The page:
# Secrets of the Mathematical Ninja: Converting radians to degrees (precisely)

Some while ago, I covered how to convert degrees into radians (and vice versa) in your head. I missed a trick, though: I didn’t tell you about the exact values, which would probably have been a bit more useful.

By definition, a circle – 360º – is 2π radians, which (hopefully obviously) means that a semicircle – 180º, keep up – is π radians. That’s a handy thing to know.

## Getting into degrees

This is the wrong way! As I’ve said before, degrees are far inferior to radians in every possible application. But still, I imagine you might want to go back to baby-angles once in a while.

You’ll quite often see an angle given in radians as some fraction of π – π/6 or 3π/2 or similar. It’s pretty easy to turn those into degrees: if you’re good with fractions, just replace the π with 180 and work it out: π/6 becomes 180/6 = 30º. 3π/2 becomes 3 × 180 / 2 = 3 × 90 = 270º ((If you prefer, you can do that as 540 / 2 = 270, but I prefer dividing first. Small numbers are easier to work with.)).

If you don’t like fractions, I’ll sit here and roll my eyes a bit, then tell you that if there’s a number on top of the fraction, you times by it; and then you divide by the number on the bottom. Meanwhile, I’ll line up a Teletubbies DVD for you or something. You’re an A-level student, you need to be able to work with fractions.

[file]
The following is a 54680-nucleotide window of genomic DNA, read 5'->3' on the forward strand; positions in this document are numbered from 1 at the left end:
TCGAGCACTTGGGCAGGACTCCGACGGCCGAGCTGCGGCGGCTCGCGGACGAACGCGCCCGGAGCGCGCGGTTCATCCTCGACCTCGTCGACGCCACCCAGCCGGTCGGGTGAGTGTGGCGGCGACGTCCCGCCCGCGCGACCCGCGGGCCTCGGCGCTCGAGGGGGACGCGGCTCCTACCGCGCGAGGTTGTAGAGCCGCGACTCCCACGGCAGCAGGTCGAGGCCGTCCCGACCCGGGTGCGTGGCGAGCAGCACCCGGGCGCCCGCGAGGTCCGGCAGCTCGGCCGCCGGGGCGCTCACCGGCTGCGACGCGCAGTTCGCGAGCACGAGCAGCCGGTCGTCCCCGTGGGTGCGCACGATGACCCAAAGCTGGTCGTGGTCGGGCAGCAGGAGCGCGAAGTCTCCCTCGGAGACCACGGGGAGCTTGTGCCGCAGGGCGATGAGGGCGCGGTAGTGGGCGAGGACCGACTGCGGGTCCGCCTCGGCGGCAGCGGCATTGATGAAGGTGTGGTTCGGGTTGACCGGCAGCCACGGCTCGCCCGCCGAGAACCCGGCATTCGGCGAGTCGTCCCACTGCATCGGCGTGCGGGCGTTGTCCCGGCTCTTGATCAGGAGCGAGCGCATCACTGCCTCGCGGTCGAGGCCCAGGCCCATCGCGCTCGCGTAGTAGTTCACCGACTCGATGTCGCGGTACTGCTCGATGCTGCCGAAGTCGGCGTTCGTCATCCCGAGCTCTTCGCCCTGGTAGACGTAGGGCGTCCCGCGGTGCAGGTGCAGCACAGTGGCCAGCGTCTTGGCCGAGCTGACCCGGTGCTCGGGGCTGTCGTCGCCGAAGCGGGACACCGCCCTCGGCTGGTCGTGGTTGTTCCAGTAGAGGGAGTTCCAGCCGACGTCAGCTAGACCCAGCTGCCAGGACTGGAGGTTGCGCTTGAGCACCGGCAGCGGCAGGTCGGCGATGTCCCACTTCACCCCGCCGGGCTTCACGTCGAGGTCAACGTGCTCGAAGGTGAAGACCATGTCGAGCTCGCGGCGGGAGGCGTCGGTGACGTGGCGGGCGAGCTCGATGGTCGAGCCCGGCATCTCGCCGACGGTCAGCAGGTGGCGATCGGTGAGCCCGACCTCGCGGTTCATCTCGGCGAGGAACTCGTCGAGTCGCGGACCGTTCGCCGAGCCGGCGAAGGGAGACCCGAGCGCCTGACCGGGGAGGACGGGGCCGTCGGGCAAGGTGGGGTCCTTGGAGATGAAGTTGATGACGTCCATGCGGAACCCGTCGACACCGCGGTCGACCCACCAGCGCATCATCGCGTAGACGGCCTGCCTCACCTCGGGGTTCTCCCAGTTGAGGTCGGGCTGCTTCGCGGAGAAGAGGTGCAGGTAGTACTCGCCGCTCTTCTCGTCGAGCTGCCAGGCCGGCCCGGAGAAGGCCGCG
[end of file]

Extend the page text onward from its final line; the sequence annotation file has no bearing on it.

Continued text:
## Reverting to radians

Ah, that’s better. Turning things into radians is, of course, the way forward. It’s a simple three-step process:

- Put 180 under your degree angle, making it a fraction – 300º becomes 300/180
- Cancel down your fraction (here, there’s a factor of 60): 5/3
- Put a π either on top or next to the fraction – you can write $\frac{5\pi}3$ or $\frac53 \pi$. ((Avoid, please, 5/6π. That’s technically correct, but can easily be misread as 5/(6π). If you have to fall back on ‘it’s technically correct’, you’re doing it wrong.))

And that’s it. Of course, it’s worth knowing the more common ones off the top of your head:

- π/6 is 30º
- π/4 is 45º
- π/3 is 60º
- π/2 is 90º

Thanks to @C_J_Smith for pointing out a mistake in the original version.